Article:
❤ Ashlyn

Mariacka Street
❤ ❤
swiat jest moim wyobrażeniem (the world is my imagination)
My absolute favorite spot in the city.


Reading: Forget the Alamo: The Rise and Fall of an American Myth (Jason Stanford, Bryan Burrough, Chis Tomlinson)
Watching: Reservation Dogs (Hulu)
Listening: Scene on Radio Season 5: The Repair (The Center for Documentary Studies at Duke University & PRX)

A Flood of Toxic Red Sludge: The Hungarian Villages of Kolontár & Devecser 10 Years Later

Memorial in Devecser, Hungary (2020).

You may have seen the red trees of Hungary on one of those “these look fake, but are real!” image galleries; at least that’s how I first discovered the Ajka red flood that tore through the Hungarian countryside in 2010. The disaster received a ton of press due to the shockingly visible impact of the waste on the landscape–trees, buildings, cars, essentially everything in the path of the 1–2 m (3–7 ft) high wave was marked with a deep red line–but I was curious as to how these spaces looked ten years later when the impacts were largely absent from the public eye and the crimson streaks had faded.

Palíndromo Mészáros. 2010. “The Line”. Designboom. Available here.

After moving to Hungary in 2016, I began researching the areas affected by one of the worst environmental disasters in the history of the European Union. I realized that the severed MAL reservoir that caused the flood of toxic waste was possibly a mere 30 minutes from our new town and I wanted to find these spaces to understand more about the environmental injustices that impacted the communities here; ten people died, over a hundred injured, and even more were displaced in the small rural villages of Kolontár and Devecser.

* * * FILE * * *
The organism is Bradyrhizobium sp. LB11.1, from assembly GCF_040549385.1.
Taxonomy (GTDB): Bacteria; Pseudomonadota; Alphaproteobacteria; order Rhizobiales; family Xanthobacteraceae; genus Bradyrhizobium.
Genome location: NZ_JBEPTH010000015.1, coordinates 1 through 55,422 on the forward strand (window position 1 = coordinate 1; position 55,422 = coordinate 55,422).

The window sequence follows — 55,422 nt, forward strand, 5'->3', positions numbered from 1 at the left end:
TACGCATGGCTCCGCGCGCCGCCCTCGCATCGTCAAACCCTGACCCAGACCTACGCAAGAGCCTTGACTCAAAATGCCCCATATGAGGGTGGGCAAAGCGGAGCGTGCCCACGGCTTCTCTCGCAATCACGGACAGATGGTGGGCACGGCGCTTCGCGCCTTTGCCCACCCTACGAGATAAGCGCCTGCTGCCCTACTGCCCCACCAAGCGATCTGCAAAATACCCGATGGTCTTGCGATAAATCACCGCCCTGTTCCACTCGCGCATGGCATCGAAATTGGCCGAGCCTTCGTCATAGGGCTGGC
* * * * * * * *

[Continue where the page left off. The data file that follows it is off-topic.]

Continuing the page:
Flashbacks to my days as a Geography undergrad student wandering around Charleston and the outlying areas recording field notes, as well as researching the origins of the food sourced by the College of Charleston for my graduate thesis–where I creeped on so.many.buildings over Google Maps / Street View trying to understand what took place inside.

Memorial in Kolontár, Hungary (2020)

This journey to see the village of Kolontár and the trees of Devecser was not a simple one; even after poring over maps in Google, outdated blogposts, and exhausting Street View, my friend and I eventually decided to literally drive around the villages and research the areas on foot to discover more of what took place here ten years ago.

BBC News. 2010. “Villagers Despair in Hungary’s Red Wasteland.” BBC News. Available here.

As always, remember that environmental disasters are not merely environmental; this toxic wave didn’t just occur in isolation — but was caused by human action. Magyar Alumínium Termelő és Kereskedelmi Zrt (MAL), the alumina company that owned the dam that breached into the nearby villages, owned 4% of the world’s alumina market at the time (and refused responsibility). The rural villages in the path of the sludge are poorer communities and at the time dependent on agriculture or employment at the plant to survive. While fined 472 million Euros in environmental damages, the impacts of the MAL industrial waste remain both in the landscape (levels of toxicity are still considered dangerous) and socially, as survivors of the red flood continue to struggle with the financial, mental, and emotional impacts of the disaster.